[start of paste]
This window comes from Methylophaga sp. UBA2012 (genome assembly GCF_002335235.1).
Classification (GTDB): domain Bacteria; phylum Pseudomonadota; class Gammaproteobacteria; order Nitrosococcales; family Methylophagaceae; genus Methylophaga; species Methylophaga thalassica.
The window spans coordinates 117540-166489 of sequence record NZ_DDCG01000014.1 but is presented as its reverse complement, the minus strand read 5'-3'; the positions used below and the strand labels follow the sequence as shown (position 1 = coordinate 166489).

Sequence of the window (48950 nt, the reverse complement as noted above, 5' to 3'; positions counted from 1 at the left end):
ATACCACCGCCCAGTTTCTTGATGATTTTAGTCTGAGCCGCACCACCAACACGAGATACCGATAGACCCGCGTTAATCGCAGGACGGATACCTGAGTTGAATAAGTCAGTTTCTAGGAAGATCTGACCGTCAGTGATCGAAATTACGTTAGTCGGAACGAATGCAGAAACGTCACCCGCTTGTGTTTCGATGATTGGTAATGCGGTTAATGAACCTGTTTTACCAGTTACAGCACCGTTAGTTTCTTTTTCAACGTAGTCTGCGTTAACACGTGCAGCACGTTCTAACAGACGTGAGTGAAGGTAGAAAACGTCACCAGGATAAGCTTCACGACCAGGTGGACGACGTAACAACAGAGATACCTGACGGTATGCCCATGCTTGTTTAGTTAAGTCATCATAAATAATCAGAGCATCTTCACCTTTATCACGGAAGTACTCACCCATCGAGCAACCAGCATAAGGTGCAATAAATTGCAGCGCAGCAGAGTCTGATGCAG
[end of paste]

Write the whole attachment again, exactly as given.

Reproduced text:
This window comes from Methylophaga sp. UBA2012 (genome assembly GCF_002335235.1).
Classification (GTDB): domain Bacteria; phylum Pseudomonadota; class Gammaproteobacteria; order Nitrosococcales; family Methylophagaceae; genus Methylophaga; species Methylophaga thalassica.
The window spans coordinates 117540-166489 of sequence record NZ_DDCG01000014.1 but is presented as its reverse complement, the minus strand read 5'-3'; the positions used below and the strand labels follow the sequence as shown (position 1 = coordinate 166489).

Sequence of the window (48950 nt, the reverse complement as noted above, 5' to 3'; positions counted from 1 at the left end):
ATACCACCGCCCAGTTTCTTGATGATTTTAGTCTGAGCCGCACCACCAACACGAGATACCGATAGACCCGCGTTAATCGCAGGACGGATACCTGAGTTGAATAAGTCAGTTTCTAGGAAGATCTGACCGTCAGTGATCGAAATTACGTTAGTCGGAACGAATGCAGAAACGTCACCCGCTTGTGTTTCGATGATTGGTAATGCGGTTAATGAACCTGTTTTACCAGTTACAGCACCGTTAGTTTCTTTTTCAACGTAGTCTGCGTTAACACGTGCAGCACGTTCTAACAGACGTGAGTGAAGGTAGAAAACGTCACCAGGATAAGCTTCACGACCAGGTGGACGACGTAACAACAGAGATACCTGACGGTATGCCCATGCTTGTTTAGTTAAGTCATCATAAATAATCAGAGCATCTTCACCTTTATCACGGAAGTACTCACCCATCGAGCAACCAGCATAAGGTGCAATAAATTGCAGCGCAGCAGAGTCTGATGCAG